How did you become an inventor?
I really became an inventor through necessity. My goal has always been to develop diagnostics that are simple, accurate, rapid, heat-stable and inexpensive for resource-poor settings. Invention starts with a need, that’s what drives it forward. To be successful, one needs to be able to deal with failures, day in and day out: to bounce back and never give up.
I am also quite curious and was lucky enough to have parents who never put a ceiling on what I could do. Their response was always, “why not?” So I have had no ceiling to stop me and I always try to find a way.
What prompted you to move from the industry to academia?
My husband and I have an agreement. One time I move for his career and the next time he moves for mine. When I went to Abbott Laboratories, he left a very good job to follow me and then when he was offered a professorship at Cambridge, I followed him. I learned a lot and gained a great deal of valuable experience at Abbott, but the corporate world was not for me in the long run.
Tell us about Diagnostics for the Real World?
We set up the company as a spin-off from the Diagnostics Development Unit at the University of Cambridge in 2003 where a lot of the fundamental research was done. We are still scaling up our operations and now employ 40 people. We are for profit, but profits are capped at 15 percent for low- and middle-low income countries, and our motto is “balancing doing well with doing good”. I was determined to set up a company and scale up production and distribution. As I often say to my group, if all we do is publish a few papers in high-impact journals and develop a prototype, we will have failed. We are delighted to have secured a rather substantial order recently from The Global Fund. It’s our biggest yet. So it’s been all hands on deck.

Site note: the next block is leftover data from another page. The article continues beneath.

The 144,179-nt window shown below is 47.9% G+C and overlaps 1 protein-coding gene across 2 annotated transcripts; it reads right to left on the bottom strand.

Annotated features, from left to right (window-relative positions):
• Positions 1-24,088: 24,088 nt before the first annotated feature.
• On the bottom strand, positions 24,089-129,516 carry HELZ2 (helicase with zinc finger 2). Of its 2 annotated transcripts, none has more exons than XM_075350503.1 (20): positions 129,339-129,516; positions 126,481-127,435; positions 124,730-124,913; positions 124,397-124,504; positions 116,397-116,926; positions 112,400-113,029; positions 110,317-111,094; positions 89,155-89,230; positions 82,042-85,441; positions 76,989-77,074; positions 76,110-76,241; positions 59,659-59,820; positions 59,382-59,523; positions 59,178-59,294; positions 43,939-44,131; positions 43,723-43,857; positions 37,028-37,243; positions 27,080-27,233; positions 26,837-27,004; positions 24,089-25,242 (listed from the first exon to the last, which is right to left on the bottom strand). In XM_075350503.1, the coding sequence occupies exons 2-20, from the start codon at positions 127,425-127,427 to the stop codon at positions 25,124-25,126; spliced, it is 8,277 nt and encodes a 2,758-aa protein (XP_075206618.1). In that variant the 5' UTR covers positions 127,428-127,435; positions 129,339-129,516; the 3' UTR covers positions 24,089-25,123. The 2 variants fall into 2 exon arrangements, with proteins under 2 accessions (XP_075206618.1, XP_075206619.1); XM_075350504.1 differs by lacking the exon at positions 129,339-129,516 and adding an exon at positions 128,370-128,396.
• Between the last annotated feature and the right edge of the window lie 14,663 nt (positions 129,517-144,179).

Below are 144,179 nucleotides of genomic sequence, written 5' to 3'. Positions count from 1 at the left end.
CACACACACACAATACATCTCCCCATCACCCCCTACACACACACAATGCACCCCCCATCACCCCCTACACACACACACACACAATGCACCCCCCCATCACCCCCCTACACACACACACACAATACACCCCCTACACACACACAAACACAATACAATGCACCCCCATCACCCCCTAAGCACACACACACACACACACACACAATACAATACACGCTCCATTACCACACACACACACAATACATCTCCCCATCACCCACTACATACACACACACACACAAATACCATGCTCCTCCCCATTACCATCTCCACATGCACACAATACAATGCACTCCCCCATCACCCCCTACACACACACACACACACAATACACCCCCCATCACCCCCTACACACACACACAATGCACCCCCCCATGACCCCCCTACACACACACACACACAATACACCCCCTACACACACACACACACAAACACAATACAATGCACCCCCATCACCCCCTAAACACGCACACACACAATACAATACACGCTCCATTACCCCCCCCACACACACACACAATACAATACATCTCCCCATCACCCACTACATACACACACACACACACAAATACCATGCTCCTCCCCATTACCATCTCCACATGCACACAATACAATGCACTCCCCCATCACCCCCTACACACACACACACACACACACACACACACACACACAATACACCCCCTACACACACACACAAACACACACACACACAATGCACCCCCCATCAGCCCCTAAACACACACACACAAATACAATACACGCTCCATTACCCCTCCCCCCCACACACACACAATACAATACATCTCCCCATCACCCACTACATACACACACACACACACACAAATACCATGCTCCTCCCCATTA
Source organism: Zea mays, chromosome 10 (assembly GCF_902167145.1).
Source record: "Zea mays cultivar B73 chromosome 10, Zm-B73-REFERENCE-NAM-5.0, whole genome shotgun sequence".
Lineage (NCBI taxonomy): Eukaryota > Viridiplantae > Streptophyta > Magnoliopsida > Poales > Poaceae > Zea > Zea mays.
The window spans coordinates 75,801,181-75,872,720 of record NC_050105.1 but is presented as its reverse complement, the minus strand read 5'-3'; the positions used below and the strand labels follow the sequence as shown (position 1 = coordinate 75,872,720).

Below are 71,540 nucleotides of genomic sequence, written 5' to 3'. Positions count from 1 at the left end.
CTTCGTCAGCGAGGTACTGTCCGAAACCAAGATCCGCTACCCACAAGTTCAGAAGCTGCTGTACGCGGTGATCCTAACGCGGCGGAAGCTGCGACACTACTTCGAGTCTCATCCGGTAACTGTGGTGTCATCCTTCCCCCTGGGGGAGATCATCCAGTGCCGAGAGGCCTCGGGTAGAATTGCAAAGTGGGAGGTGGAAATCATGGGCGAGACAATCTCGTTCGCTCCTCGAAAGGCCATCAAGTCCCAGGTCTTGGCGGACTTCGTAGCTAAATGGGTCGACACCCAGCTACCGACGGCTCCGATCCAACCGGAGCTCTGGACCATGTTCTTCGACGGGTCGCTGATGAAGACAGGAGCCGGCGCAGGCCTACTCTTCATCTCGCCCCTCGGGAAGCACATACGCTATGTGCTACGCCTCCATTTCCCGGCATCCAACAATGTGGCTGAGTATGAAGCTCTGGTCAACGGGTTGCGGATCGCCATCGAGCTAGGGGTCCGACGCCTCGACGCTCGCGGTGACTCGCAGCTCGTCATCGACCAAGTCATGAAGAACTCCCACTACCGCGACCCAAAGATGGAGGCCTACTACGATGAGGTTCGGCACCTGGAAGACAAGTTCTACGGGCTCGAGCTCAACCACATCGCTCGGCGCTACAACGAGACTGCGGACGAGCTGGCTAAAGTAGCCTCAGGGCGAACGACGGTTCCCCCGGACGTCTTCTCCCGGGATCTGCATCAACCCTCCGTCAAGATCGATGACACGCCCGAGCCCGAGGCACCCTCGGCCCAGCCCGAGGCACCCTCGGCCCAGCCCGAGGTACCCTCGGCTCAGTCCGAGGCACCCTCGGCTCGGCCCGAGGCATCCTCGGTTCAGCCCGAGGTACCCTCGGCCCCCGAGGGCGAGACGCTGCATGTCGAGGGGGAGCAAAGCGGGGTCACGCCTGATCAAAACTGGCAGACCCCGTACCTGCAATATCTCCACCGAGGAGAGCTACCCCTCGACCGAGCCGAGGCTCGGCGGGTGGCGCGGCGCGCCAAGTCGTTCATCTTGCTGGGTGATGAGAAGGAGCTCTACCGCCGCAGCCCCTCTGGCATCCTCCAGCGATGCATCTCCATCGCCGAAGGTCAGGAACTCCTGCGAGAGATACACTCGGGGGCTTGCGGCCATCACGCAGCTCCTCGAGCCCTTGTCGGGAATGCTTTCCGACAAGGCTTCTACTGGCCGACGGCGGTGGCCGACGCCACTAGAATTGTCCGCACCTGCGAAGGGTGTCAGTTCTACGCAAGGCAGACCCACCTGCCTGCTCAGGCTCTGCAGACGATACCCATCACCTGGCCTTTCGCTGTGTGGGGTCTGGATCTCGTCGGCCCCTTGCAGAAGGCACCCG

What is it that you make?
We have developed a simple and robust way to detect infectious diseases at the point of care in resource-poor settings. It’s built around nucleic acid testing which not only enables earlier detection of infectious organisms such as HIV but can also monitor the effectiveness of its treatment. Conventional nucleic acid testing requires highly trained personnel and sophisticated laboratory facilities in order to extract, amplify and detect the targeted nucleic acids. It is a complex process that can be very difficult to carry out in a resource-poor setting. We set about simplifying that process and making it more user-friendly and robust. And we succeeded. Our device, the SAMBA II – our...